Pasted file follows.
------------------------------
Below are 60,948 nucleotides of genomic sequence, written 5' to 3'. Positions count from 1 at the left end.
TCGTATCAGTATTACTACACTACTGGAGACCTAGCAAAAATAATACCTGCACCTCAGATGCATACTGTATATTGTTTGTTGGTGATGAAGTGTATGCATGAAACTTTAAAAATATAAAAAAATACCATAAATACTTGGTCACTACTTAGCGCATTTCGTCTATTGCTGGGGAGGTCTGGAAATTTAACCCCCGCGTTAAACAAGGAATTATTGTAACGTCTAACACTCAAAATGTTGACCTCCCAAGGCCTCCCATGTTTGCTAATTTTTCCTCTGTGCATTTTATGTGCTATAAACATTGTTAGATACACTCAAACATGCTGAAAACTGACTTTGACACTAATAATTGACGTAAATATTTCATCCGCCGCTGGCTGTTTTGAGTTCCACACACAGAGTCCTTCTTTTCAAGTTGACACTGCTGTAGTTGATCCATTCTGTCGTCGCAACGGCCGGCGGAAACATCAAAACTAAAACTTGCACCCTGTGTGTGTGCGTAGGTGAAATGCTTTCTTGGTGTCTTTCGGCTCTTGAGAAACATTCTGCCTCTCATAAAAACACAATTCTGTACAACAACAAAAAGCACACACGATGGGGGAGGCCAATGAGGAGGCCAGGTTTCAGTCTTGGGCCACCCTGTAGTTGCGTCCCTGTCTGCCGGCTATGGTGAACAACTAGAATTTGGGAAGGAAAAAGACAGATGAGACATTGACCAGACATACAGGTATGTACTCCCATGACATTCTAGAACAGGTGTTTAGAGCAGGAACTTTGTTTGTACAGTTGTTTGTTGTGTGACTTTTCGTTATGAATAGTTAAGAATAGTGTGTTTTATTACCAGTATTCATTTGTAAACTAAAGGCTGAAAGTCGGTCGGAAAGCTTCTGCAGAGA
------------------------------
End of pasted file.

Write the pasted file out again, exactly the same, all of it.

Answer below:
Below are 60,948 nucleotides of genomic sequence, written 5' to 3'. Positions count from 1 at the left end.
TCGTATCAGTATTACTACACTACTGGAGACCTAGCAAAAATAATACCTGCACCTCAGATGCATACTGTATATTGTTTGTTGGTGATGAAGTGTATGCATGAAACTTTAAAAATATAAAAAAATACCATAAATACTTGGTCACTACTTAGCGCATTTCGTCTATTGCTGGGGAGGTCTGGAAATTTAACCCCCGCGTTAAACAAGGAATTATTGTAACGTCTAACACTCAAAATGTTGACCTCCCAAGGCCTCCCATGTTTGCTAATTTTTCCTCTGTGCATTTTATGTGCTATAAACATTGTTAGATACACTCAAACATGCTGAAAACTGACTTTGACACTAATAATTGACGTAAATATTTCATCCGCCGCTGGCTGTTTTGAGTTCCACACACAGAGTCCTTCTTTTCAAGTTGACACTGCTGTAGTTGATCCATTCTGTCGTCGCAACGGCCGGCGGAAACATCAAAACTAAAACTTGCACCCTGTGTGTGTGCGTAGGTGAAATGCTTTCTTGGTGTCTTTCGGCTCTTGAGAAACATTCTGCCTCTCATAAAAACACAATTCTGTACAACAACAAAAAGCACACACGATGGGGGAGGCCAATGAGGAGGCCAGGTTTCAGTCTTGGGCCACCCTGTAGTTGCGTCCCTGTCTGCCGGCTATGGTGAACAACTAGAATTTGGGAAGGAAAAAGACAGATGAGACATTGACCAGACATACAGGTATGTACTCCCATGACATTCTAGAACAGGTGTTTAGAGCAGGAACTTTGTTTGTACAGTTGTTTGTTGTGTGACTTTTCGTTATGAATAGTTAAGAATAGTGTGTTTTATTACCAGTATTCATTTGTAAACTAAAGGCTGAAAGTCGGTCGGAAAGCTTCTGCAGAGA